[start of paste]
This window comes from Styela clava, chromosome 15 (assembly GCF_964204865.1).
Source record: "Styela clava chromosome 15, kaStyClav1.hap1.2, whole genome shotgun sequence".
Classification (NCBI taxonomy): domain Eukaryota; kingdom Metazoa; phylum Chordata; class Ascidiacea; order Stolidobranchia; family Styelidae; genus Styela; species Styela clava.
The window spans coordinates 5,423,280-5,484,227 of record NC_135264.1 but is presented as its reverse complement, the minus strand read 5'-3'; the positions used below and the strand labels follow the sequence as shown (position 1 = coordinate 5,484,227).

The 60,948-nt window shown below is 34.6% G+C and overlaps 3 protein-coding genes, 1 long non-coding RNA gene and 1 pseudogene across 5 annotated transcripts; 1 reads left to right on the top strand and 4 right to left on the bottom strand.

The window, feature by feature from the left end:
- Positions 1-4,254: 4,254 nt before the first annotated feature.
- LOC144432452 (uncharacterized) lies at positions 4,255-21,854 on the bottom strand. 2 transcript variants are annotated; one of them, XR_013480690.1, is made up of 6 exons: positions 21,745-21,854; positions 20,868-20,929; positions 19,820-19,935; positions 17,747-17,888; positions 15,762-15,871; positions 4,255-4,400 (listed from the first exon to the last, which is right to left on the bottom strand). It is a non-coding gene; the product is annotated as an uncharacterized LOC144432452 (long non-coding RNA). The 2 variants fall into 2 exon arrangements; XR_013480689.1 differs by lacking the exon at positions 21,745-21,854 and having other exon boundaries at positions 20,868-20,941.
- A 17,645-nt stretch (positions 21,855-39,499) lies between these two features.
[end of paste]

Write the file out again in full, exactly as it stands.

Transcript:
This window comes from Styela clava, chromosome 15 (assembly GCF_964204865.1).
Source record: "Styela clava chromosome 15, kaStyClav1.hap1.2, whole genome shotgun sequence".
Classification (NCBI taxonomy): domain Eukaryota; kingdom Metazoa; phylum Chordata; class Ascidiacea; order Stolidobranchia; family Styelidae; genus Styela; species Styela clava.
The window spans coordinates 5,423,280-5,484,227 of record NC_135264.1 but is presented as its reverse complement, the minus strand read 5'-3'; the positions used below and the strand labels follow the sequence as shown (position 1 = coordinate 5,484,227).

The 60,948-nt window shown below is 34.6% G+C and overlaps 3 protein-coding genes, 1 long non-coding RNA gene and 1 pseudogene across 5 annotated transcripts; 1 reads left to right on the top strand and 4 right to left on the bottom strand.

The window, feature by feature from the left end:
- Positions 1-4,254: 4,254 nt before the first annotated feature.
- LOC144432452 (uncharacterized) lies at positions 4,255-21,854 on the bottom strand. 2 transcript variants are annotated; one of them, XR_013480690.1, is made up of 6 exons: positions 21,745-21,854; positions 20,868-20,929; positions 19,820-19,935; positions 17,747-17,888; positions 15,762-15,871; positions 4,255-4,400 (listed from the first exon to the last, which is right to left on the bottom strand). It is a non-coding gene; the product is annotated as an uncharacterized LOC144432452 (long non-coding RNA). The 2 variants fall into 2 exon arrangements; XR_013480689.1 differs by lacking the exon at positions 21,745-21,854 and having other exon boundaries at positions 20,868-20,941.
- A 17,645-nt stretch (positions 21,855-39,499) lies between these two features.